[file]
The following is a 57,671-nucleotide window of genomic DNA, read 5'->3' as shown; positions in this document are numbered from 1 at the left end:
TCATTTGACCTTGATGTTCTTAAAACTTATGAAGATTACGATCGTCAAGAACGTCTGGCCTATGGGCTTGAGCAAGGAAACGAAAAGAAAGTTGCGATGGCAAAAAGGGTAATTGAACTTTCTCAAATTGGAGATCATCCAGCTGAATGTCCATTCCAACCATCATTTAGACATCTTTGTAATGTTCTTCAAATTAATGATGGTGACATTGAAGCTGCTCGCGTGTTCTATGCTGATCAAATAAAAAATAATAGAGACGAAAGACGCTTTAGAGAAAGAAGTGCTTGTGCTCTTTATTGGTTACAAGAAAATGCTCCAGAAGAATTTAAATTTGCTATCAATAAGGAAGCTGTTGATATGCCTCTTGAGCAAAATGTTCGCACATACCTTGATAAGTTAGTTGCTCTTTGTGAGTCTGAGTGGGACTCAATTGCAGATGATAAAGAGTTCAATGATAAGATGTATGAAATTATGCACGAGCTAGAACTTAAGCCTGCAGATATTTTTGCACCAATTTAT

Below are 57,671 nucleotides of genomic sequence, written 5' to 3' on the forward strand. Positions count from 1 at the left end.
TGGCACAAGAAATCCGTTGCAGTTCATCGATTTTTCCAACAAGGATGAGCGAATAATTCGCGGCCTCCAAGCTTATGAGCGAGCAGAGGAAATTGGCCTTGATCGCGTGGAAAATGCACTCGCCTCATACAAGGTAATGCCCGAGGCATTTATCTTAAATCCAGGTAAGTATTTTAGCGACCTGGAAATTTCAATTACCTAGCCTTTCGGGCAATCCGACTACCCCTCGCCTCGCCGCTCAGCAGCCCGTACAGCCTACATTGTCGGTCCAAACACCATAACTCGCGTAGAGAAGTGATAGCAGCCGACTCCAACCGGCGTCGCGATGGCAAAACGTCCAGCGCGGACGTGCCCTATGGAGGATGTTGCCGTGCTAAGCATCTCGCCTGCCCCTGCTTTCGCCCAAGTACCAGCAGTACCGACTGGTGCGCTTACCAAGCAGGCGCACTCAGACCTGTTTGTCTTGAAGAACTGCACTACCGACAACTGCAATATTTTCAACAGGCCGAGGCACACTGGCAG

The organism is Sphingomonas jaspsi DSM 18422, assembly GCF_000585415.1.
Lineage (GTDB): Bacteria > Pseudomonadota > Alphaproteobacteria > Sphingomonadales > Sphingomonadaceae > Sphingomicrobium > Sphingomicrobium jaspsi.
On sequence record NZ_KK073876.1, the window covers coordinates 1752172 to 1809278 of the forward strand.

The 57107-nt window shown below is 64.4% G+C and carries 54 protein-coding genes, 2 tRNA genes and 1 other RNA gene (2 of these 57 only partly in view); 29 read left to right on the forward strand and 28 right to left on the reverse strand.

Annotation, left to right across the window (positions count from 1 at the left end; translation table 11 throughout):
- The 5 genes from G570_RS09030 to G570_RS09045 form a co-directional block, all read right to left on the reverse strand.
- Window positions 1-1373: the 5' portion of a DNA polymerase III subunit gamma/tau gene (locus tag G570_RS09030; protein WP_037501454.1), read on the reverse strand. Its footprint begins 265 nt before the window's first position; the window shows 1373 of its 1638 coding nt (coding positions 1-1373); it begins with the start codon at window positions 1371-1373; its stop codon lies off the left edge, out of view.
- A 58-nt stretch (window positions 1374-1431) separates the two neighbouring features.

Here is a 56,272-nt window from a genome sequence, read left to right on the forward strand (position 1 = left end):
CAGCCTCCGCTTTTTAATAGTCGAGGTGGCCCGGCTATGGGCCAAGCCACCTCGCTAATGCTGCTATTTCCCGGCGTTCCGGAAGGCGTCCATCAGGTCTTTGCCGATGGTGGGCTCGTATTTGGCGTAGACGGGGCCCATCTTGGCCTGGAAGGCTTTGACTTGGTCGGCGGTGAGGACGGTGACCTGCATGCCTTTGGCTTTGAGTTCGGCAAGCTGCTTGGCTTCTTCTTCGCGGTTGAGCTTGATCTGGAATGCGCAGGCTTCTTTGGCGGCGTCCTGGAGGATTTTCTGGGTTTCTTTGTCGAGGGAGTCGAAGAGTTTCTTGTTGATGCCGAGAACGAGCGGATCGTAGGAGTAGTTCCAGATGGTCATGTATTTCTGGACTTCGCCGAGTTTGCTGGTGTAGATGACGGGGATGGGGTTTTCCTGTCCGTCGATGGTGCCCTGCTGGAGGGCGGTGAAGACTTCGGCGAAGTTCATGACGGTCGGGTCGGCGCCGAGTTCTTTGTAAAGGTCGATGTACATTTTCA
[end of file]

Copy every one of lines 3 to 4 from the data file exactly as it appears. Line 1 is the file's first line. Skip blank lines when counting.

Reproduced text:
Below are 57,671 nucleotides of genomic sequence, written 5' to 3' on the forward strand. Positions count from 1 at the left end.
TGGCACAAGAAATCCGTTGCAGTTCATCGATTTTTCCAACAAGGATGAGCGAATAATTCGCGGCCTCCAAGCTTATGAGCGAGCAGAGGAAATTGGCCTTGATCGCGTGGAAAATGCACTCGCCTCATACAAGGTAATGCCCGAGGCATTTATCTTAAATCCAGGTAAGTATTTTAGCGACCTGGAAATTTCAATTACCTAGCCTTTCGGGCAATCCGACTACCCCTCGCCTCGCCGCTCAGCAGCCCGTACAGCCTACATTGTCGGTCCAAACACCATAACTCGCGTAGAGAAGTGATAGCAGCCGACTCCAACCGGCGTCGCGATGGCAAAACGTCCAGCGCGGACGTGCCCTATGGAGGATGTTGCCGTGCTAAGCATCTCGCCTGCCCCTGCTTTCGCCCAAGTACCAGCAGTACCGACTGGTGCGCTTACCAAGCAGGCGCACTCAGACCTGTTTGTCTTGAAGAACTGCACTACCGACAACTGCAATATTTTCAACAGGCCGAGGCACACTGGCAG